And to that I say, I’d like you to show me an example of, you know, this so-called apolitical art. I don’t think there’s any such thing. Whether you’re talking about Shakespeare or, you know, if you look at Greek tragedies. I mean, every playwright, every songwriter, every artist who’s ever sat down and been moved to create something, has been living in a context. A political moment that’s most often reflected in their work.
Even if you’re, you know, kind of a nature poet. You can kind of feel the climate of the time, informing, you know, whatever it is you’ve written. Whether you’re a Walt Whitman, or, I mean, I think that’s so important to say. So. I believe that there is no separating art from politics.
BRANCACCIO: Do you ever feel under pressure to knock those jagged edges off your work? To appeal to, perhaps, a wider audience?
JONES: I think that the widest possible audience that I could reach is going to appreciate everything I have to say. I firmly believe that. I remember watching on television when I was a kid, great artists. Anybody from a Lily Tomlin to a Richard Pryor. These are people whose work, you know, many people would argue has a lot of edge. Or, you know, was certainly overtly political, in Lily’s case, you know, wonderful feminist writing from Jane Wagner. And they didn’t have to dumb it down, or tone it down, or anything. Because it did appeal to people. People like to think and be moved, even as they laugh, and, you know, kind of enjoy something that’s a little lighter.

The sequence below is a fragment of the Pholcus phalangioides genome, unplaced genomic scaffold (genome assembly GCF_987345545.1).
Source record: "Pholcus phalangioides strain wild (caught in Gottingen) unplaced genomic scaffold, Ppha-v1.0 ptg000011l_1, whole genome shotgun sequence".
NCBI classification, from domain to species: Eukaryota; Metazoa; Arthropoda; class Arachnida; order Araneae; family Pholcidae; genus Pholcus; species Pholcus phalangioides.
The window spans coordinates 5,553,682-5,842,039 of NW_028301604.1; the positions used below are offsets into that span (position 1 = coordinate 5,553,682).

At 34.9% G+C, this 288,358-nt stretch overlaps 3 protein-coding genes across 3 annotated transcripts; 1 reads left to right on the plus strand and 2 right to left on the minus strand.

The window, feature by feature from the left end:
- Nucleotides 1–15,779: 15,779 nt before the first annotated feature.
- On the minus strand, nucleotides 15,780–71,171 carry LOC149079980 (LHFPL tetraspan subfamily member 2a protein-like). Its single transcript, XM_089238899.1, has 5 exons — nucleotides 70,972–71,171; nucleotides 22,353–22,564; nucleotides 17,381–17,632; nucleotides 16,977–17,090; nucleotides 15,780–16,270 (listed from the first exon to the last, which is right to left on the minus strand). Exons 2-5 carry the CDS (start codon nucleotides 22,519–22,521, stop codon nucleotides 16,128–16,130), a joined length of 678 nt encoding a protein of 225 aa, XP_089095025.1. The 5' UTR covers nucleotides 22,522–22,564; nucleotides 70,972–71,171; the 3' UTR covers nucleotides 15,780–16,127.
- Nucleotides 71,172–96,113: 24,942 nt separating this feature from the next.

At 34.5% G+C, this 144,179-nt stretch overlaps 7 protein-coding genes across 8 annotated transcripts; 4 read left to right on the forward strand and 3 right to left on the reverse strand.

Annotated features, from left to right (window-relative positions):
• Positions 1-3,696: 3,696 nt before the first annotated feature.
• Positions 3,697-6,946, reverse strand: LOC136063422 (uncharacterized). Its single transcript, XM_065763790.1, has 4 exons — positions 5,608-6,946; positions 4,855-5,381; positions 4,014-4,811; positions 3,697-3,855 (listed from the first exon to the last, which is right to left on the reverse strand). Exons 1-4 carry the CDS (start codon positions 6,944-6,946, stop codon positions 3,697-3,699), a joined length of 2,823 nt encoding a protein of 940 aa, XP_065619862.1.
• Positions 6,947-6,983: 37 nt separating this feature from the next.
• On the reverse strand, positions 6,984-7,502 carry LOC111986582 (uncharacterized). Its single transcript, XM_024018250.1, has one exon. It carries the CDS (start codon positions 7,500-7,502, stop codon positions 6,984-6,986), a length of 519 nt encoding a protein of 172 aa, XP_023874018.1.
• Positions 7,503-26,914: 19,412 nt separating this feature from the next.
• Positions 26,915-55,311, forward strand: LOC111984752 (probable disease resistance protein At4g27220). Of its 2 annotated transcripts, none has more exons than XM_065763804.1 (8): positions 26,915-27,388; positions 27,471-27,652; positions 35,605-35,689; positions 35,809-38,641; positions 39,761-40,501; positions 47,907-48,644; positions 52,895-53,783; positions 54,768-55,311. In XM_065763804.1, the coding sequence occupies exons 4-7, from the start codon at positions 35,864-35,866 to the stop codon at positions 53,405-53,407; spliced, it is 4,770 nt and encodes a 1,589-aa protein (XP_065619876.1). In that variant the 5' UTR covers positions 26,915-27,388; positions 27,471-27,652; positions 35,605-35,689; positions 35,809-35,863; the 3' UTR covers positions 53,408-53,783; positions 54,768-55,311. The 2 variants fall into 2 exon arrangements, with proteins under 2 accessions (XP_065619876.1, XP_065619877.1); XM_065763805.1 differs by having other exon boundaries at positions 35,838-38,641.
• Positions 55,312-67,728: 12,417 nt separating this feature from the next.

BRANCACCIO: Let me ask you this. Do you think that contemporary politics, either party really, address the key concerns of your characters?
JONES: Wow, that’s a great question. These decisions that are made in the corridors of power in this country have to begin to more humanely reflect the needs of its citizens.
And I think that whether you’re talking about a minimum wage, whether you’re talking about, you know, people who lost all their savings because of misdeeds on the part of corporations that are closely tied to our current government, these are policy decisions and people and, you know, legislation that have to begin to be accountable to the people.
And so I think that what needs to happen is more of what we are seldom hearing, needs to make it to the forefront of what politicians are debating. You know, the ways that they’re making their decisions. You know, you have to make sure you think about women when you decide whether or not they have the right to chose, you know, reproductive rights and that kind of thing.
You have to, if you look at, you know, the Senate and look at how few women we have. If you look at, you know, how these decisions are being made, it’s not actually proportionate to who we all are as Americans. I’m a woman, I’m a black woman. You know, I look at the characters in my show, an Asian American woman. You know, a woman who’s of Middle Eastern descent, from Jordan. You know, where are their kind of representatives in our government?
And I think I don’t mean that there has to be one-to-one, you know, ratios of everybody. But it would be great if there were more access to, you know, all of our offices. That you didn’t just have to be somebody’s son and, you know, be lucky enough to skate through Yale and, you know, have all the right pedigree to become president. That if you really have, you know, the drive and the tenacity that you can, you know, reach these places. And be representative of everybody.